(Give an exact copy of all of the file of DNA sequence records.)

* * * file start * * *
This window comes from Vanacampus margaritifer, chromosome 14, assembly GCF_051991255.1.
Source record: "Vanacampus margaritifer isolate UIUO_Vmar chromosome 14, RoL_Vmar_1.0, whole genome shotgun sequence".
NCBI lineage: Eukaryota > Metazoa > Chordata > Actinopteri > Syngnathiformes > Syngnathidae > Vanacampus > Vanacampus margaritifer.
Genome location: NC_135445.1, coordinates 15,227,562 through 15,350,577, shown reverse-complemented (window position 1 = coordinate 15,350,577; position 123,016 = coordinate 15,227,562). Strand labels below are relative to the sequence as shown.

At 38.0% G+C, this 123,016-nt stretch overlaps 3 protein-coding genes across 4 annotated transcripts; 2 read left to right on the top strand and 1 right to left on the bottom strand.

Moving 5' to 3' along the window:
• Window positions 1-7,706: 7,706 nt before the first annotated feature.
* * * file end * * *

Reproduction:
This window comes from Vanacampus margaritifer, chromosome 14, assembly GCF_051991255.1.
Source record: "Vanacampus margaritifer isolate UIUO_Vmar chromosome 14, RoL_Vmar_1.0, whole genome shotgun sequence".
NCBI lineage: Eukaryota > Metazoa > Chordata > Actinopteri > Syngnathiformes > Syngnathidae > Vanacampus > Vanacampus margaritifer.
Genome location: NC_135445.1, coordinates 15,227,562 through 15,350,577, shown reverse-complemented (window position 1 = coordinate 15,350,577; position 123,016 = coordinate 15,227,562). Strand labels below are relative to the sequence as shown.

At 38.0% G+C, this 123,016-nt stretch overlaps 3 protein-coding genes across 4 annotated transcripts; 2 read left to right on the top strand and 1 right to left on the bottom strand.

Moving 5' to 3' along the window:
• Window positions 1-7,706: 7,706 nt before the first annotated feature.